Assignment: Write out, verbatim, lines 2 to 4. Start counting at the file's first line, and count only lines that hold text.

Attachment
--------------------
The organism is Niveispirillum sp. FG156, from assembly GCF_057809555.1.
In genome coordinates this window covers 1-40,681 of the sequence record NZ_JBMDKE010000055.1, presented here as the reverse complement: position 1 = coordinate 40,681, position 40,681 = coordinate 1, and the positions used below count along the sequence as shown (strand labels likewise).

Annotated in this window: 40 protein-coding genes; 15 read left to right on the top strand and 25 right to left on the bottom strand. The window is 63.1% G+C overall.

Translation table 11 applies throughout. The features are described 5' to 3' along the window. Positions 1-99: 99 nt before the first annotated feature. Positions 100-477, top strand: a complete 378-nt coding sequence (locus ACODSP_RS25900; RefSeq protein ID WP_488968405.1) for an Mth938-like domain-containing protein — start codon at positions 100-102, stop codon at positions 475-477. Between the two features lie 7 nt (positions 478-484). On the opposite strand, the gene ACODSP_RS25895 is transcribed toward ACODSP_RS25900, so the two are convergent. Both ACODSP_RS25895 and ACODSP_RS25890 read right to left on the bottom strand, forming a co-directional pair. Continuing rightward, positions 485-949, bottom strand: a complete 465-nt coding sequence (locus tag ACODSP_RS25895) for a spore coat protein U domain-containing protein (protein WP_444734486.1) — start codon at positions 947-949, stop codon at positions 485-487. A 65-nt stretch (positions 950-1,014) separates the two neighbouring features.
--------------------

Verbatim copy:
In genome coordinates this window covers 1-40,681 of the sequence record NZ_JBMDKE010000055.1, presented here as the reverse complement: position 1 = coordinate 40,681, position 40,681 = coordinate 1, and the positions used below count along the sequence as shown (strand labels likewise).

Annotated in this window: 40 protein-coding genes; 15 read left to right on the top strand and 25 right to left on the bottom strand. The window is 63.1% G+C overall.

Translation table 11 applies throughout. The features are described 5' to 3' along the window. Positions 1-99: 99 nt before the first annotated feature. Positions 100-477, top strand: a complete 378-nt coding sequence (locus ACODSP_RS25900; RefSeq protein ID WP_488968405.1) for an Mth938-like domain-containing protein — start codon at positions 100-102, stop codon at positions 475-477. Between the two features lie 7 nt (positions 478-484). On the opposite strand, the gene ACODSP_RS25895 is transcribed toward ACODSP_RS25900, so the two are convergent. Both ACODSP_RS25895 and ACODSP_RS25890 read right to left on the bottom strand, forming a co-directional pair. Continuing rightward, positions 485-949, bottom strand: a complete 465-nt coding sequence (locus tag ACODSP_RS25895) for a spore coat protein U domain-containing protein (protein WP_444734486.1) — start codon at positions 947-949, stop codon at positions 485-487. A 65-nt stretch (positions 950-1,014) separates the two neighbouring features.